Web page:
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Old 04-19-2008, 01:32 PM   #21
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Definitely. The good thing is that it takes a while for people to forget. Let's see: early 90s debacle, then 1998/2001 bubble pop, now 2008. Looks like it takes 6 to 10 years for people to forget and start doing dumb things again. I'd say that whoever is still in one piece by the end of the year will be set up for a good run. But make a note to buy a pile of puts starting in 2014 or so...
It does seem like the bubble cycle is shorter then in the past. IIRC from "A Random Walk" they happened in the past about once a generation. I guess we have shorter memories now and our power of denial (This time it's different) is stronger then in times past.

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Old 04-19-2008, 03:32 PM   #22
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Back when I was "important" (ie. before I got told how really unimportant I was when I was sacked), our business had a history of 8 year cycles -- peak to peak. We had followed these cycles +/- 1 year for 4 prior cycles. I got laid off in early 2002 and it was pretty close to the depths of despair. I would say that hit in 2003. That would put the next down cycle to be in 2011 but we should all feel the pain around 2009 - 2010.

Amazingly, this would just about coincide with the "next great depression" Harry Dent has been trumpeting to begin in 2010. Delving into his tea leaves is a subject for another thread.

On the plus side, we should have a strong up market between now and around the middle of 2009. Harry's latest forecast is Dow 16,000 which is a far cry below his original Dow 30,000 he was hyping in 2000. I wouldn't hold either of his predictions as the time to get out but we should have a good run. I see Dow 16,000 as a reasonable upside. A 25 to 30% bull run over a 12 to 16 month period is not a big deal from an historical perspective.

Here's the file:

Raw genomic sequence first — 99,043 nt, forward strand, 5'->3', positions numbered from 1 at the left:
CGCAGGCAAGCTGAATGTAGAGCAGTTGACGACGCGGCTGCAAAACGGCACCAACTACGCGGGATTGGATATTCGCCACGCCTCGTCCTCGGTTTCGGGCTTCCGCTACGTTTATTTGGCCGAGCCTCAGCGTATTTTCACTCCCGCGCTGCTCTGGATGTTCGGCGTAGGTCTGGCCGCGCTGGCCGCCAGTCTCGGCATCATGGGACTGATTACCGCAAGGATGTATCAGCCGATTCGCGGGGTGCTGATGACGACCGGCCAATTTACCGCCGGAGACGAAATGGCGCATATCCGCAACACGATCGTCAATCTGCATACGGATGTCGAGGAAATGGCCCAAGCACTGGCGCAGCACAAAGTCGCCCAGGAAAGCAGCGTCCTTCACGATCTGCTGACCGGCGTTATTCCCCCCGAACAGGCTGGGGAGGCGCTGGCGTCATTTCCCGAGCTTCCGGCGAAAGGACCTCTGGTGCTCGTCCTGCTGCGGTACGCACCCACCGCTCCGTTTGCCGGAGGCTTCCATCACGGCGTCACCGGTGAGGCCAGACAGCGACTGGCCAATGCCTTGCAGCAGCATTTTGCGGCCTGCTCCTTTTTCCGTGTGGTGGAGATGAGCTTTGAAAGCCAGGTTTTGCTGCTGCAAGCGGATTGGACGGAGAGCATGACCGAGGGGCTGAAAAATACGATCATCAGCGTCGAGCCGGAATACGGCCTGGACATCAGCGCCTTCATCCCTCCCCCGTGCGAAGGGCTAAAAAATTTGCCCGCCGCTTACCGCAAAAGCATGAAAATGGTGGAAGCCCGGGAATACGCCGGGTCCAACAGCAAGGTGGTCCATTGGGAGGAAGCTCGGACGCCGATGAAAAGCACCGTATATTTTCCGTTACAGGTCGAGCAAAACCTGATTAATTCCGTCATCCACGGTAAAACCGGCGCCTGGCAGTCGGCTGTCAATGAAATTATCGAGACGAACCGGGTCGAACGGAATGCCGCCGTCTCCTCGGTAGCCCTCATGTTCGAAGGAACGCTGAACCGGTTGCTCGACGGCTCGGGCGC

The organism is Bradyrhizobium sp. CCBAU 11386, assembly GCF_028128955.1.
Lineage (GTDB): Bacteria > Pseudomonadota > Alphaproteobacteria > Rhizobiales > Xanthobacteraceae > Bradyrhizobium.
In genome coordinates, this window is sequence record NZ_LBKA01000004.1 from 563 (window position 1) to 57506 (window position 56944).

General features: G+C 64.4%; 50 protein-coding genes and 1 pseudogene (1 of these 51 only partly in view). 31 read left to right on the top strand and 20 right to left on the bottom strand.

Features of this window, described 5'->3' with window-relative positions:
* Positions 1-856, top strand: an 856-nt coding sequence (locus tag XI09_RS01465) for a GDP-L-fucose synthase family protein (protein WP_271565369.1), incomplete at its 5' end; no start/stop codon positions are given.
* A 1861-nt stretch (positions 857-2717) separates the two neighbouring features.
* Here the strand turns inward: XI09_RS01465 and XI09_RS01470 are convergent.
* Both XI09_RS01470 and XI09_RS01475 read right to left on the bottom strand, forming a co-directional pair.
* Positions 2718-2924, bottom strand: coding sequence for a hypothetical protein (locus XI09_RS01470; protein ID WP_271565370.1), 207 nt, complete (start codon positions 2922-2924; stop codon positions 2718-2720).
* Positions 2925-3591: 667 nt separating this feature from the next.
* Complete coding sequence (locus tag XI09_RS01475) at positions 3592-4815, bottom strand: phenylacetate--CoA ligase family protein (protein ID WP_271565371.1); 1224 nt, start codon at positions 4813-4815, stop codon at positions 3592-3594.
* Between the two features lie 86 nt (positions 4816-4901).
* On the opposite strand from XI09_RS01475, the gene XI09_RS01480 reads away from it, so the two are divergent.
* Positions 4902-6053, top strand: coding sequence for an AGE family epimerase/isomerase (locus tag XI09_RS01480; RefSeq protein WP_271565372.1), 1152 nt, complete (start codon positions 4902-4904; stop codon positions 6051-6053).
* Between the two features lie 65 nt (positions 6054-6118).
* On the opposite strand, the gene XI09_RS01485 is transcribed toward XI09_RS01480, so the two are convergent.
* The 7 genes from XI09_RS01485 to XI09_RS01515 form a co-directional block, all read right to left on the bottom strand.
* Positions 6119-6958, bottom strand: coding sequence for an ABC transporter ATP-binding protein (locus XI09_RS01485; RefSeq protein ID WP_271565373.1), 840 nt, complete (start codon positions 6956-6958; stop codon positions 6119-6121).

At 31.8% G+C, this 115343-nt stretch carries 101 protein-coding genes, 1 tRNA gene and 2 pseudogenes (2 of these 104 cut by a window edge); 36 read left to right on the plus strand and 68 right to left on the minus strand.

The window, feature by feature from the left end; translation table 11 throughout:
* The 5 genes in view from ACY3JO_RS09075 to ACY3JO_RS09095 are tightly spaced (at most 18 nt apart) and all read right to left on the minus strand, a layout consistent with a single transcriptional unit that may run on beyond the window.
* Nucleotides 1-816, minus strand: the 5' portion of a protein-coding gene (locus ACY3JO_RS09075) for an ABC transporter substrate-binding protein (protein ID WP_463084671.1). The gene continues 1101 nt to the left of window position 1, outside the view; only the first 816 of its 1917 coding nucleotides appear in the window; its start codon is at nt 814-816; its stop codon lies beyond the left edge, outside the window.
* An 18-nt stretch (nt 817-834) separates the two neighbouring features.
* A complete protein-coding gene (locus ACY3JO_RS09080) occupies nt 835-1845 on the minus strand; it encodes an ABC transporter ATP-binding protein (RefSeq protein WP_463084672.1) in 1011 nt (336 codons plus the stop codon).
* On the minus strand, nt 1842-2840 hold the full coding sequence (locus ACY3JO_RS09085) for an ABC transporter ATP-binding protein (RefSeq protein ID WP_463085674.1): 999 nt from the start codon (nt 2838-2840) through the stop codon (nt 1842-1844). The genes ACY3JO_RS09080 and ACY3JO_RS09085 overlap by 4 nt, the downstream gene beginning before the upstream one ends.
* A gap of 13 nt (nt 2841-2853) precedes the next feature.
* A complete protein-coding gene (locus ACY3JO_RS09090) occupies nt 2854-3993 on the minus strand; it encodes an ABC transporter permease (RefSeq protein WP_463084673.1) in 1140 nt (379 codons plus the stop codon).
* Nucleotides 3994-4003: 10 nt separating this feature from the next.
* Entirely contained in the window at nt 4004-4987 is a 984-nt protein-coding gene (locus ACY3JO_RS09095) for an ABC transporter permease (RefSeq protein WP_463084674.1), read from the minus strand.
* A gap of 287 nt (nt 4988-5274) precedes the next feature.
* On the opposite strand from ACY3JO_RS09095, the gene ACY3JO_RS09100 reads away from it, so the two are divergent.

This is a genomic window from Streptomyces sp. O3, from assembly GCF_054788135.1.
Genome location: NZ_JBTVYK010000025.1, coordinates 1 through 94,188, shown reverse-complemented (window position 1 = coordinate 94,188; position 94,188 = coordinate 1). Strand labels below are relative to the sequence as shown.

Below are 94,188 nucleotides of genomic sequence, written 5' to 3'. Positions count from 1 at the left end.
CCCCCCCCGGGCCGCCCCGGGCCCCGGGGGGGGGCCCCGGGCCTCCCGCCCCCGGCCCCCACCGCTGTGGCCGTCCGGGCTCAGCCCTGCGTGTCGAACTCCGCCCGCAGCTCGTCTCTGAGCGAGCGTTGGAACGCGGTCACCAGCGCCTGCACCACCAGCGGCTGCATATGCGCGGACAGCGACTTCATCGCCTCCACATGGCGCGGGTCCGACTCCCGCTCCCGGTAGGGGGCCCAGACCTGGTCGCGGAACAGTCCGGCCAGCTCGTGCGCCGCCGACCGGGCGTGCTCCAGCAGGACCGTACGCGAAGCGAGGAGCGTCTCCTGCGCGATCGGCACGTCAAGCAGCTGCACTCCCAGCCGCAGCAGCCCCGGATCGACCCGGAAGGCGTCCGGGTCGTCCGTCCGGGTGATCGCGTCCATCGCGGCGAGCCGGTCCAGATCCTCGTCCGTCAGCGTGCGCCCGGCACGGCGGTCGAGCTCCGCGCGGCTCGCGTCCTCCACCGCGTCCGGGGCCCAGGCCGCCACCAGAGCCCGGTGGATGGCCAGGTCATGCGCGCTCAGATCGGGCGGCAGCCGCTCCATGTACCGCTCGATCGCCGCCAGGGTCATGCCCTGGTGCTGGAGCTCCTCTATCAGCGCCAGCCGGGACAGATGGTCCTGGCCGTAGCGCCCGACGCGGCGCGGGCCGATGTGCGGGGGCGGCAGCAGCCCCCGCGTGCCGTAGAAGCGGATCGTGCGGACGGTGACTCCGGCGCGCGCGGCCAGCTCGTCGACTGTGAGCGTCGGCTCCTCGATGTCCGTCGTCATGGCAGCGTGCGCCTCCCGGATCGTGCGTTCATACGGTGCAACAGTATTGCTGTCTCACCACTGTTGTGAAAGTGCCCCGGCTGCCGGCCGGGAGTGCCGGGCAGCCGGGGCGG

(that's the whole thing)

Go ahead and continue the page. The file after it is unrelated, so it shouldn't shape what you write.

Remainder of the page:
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Old 04-19-2008, 03:45 PM   #23
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As long as the FED keeps on bailing out the market whenever it starts to flounder, there is a chance that we might have a strong bull run for awhile.
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Old 04-21-2008, 01:42 AM   #24
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...there is a chance that we might have a strong bull run for awhile.
The lady who cuts my hair certainly thinks so. (Please don't take this as a bearish comment): I think it was Nords who recently quipped that if your barber or cab driver starts talking stocks.... She's studying to become a citizen and managed to buy her own shop about a year ago. She's planning no vacations, doesn't want to go any where as she's too busy paying attention to her stocks. Apparently she's buying short, investing on the computer. Plans to take the money she makes from investments and buy a house and go on and on from there. She would fit right in on this forum. I asked how she learned about investing. (I couldn't understand the words she used, as her English is somewhat broken) but apparently a financial planner got a hold of her and offered a deal where the FP would take ten percent. At that point her English got very clear and expressive, "no way, I will learn it myself." Yes, she agrees, last week was a very good one.
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Old 04-23-2008, 07:49 PM   #25
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Back when I was "important" (ie. before I got told how really unimportant I was when I was sacked), our business had a history of 8 year cycles -- peak to peak. We had followed these cycles +/- 1 year for 4 prior cycles. I got laid off in early 2002 and it was pretty close to the depths of despair. I would say that hit in 2003. That would put the next down cycle to be in 2011 but we should all feel the pain around 2009 - 2010.

Amazingly, this would just about coincide with the "next great depression" Harry Dent has been trumpeting to begin in 2010. Delving into his tea leaves is a subject for another thread.

On the plus side, we should have a strong up market between now and around the middle of 2009. Harry's latest forecast is Dow 16,000 which is a far cry below his original Dow 30,000 he was hyping in 2000. I wouldn't hold either of his predictions as the time to get out but we should have a good run. I see Dow 16,000 as a reasonable upside. A 25 to 30% bull run over a 12 to 16 month period is not a big deal from an historical perspective.
harry dent is part of the elliot wave cult

while back he said that instead of Dow 30000 by 2009, the money instead went into commodities and housing. if you look back, the current commodity boom started around 1996 when oil hit it's lowest point. by 1998 the smart old timers who had 1970's experience would probably have guessed that things were going the same way
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